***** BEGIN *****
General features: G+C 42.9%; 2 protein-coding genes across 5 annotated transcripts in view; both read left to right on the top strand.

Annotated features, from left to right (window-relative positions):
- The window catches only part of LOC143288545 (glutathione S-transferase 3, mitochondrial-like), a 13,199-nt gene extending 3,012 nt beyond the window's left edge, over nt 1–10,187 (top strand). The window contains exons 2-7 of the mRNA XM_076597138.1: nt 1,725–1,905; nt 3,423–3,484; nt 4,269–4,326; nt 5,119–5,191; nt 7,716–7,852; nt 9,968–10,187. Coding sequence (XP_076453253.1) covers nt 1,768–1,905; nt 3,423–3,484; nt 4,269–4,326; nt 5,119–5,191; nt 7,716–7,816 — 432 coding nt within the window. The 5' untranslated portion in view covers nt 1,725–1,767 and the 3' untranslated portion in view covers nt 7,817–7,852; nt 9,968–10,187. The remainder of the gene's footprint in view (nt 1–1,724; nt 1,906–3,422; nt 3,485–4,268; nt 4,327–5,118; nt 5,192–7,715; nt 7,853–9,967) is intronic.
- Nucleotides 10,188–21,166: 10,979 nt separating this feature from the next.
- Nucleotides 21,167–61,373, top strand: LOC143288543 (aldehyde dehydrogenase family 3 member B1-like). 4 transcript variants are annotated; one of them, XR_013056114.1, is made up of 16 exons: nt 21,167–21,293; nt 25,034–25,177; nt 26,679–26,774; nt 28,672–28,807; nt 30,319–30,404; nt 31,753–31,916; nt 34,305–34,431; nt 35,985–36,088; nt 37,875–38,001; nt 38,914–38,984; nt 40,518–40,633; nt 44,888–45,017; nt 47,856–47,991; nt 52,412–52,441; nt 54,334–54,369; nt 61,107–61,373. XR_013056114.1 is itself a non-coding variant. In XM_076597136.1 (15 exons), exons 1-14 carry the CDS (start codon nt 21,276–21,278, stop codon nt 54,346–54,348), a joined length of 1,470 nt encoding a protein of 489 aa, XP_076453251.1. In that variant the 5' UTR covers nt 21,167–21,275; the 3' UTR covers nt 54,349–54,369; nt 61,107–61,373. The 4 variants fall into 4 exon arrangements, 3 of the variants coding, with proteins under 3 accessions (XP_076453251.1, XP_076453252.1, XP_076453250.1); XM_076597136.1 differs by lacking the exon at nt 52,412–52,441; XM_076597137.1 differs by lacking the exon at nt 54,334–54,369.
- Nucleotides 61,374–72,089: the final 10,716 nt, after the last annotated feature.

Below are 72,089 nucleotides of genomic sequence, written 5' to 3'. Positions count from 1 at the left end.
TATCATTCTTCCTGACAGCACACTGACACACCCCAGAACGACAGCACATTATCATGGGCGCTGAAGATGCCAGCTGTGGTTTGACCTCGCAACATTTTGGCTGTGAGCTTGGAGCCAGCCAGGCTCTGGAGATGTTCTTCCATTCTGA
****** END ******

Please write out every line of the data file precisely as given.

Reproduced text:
General features: G+C 42.9%; 2 protein-coding genes across 5 annotated transcripts in view; both read left to right on the top strand.

Annotated features, from left to right (window-relative positions):
- The window catches only part of LOC143288545 (glutathione S-transferase 3, mitochondrial-like), a 13,199-nt gene extending 3,012 nt beyond the window's left edge, over nt 1–10,187 (top strand). The window contains exons 2-7 of the mRNA XM_076597138.1: nt 1,725–1,905; nt 3,423–3,484; nt 4,269–4,326; nt 5,119–5,191; nt 7,716–7,852; nt 9,968–10,187. Coding sequence (XP_076453253.1) covers nt 1,768–1,905; nt 3,423–3,484; nt 4,269–4,326; nt 5,119–5,191; nt 7,716–7,816 — 432 coding nt within the window. The 5' untranslated portion in view covers nt 1,725–1,767 and the 3' untranslated portion in view covers nt 7,817–7,852; nt 9,968–10,187. The remainder of the gene's footprint in view (nt 1–1,724; nt 1,906–3,422; nt 3,485–4,268; nt 4,327–5,118; nt 5,192–7,715; nt 7,853–9,967) is intronic.
- Nucleotides 10,188–21,166: 10,979 nt separating this feature from the next.
- Nucleotides 21,167–61,373, top strand: LOC143288543 (aldehyde dehydrogenase family 3 member B1-like). 4 transcript variants are annotated; one of them, XR_013056114.1, is made up of 16 exons: nt 21,167–21,293; nt 25,034–25,177; nt 26,679–26,774; nt 28,672–28,807; nt 30,319–30,404; nt 31,753–31,916; nt 34,305–34,431; nt 35,985–36,088; nt 37,875–38,001; nt 38,914–38,984; nt 40,518–40,633; nt 44,888–45,017; nt 47,856–47,991; nt 52,412–52,441; nt 54,334–54,369; nt 61,107–61,373. XR_013056114.1 is itself a non-coding variant. In XM_076597136.1 (15 exons), exons 1-14 carry the CDS (start codon nt 21,276–21,278, stop codon nt 54,346–54,348), a joined length of 1,470 nt encoding a protein of 489 aa, XP_076453251.1. In that variant the 5' UTR covers nt 21,167–21,275; the 3' UTR covers nt 54,349–54,369; nt 61,107–61,373. The 4 variants fall into 4 exon arrangements, 3 of the variants coding, with proteins under 3 accessions (XP_076453251.1, XP_076453252.1, XP_076453250.1); XM_076597136.1 differs by lacking the exon at nt 52,412–52,441; XM_076597137.1 differs by lacking the exon at nt 54,334–54,369.
- Nucleotides 61,374–72,089: the final 10,716 nt, after the last annotated feature.

Below are 72,089 nucleotides of genomic sequence, written 5' to 3'. Positions count from 1 at the left end.
TATCATTCTTCCTGACAGCACACTGACACACCCCAGAACGACAGCACATTATCATGGGCGCTGAAGATGCCAGCTGTGGTTTGACCTCGCAACATTTTGGCTGTGAGCTTGGAGCCAGCCAGGCTCTGGAGATGTTCTTCCATTCTGA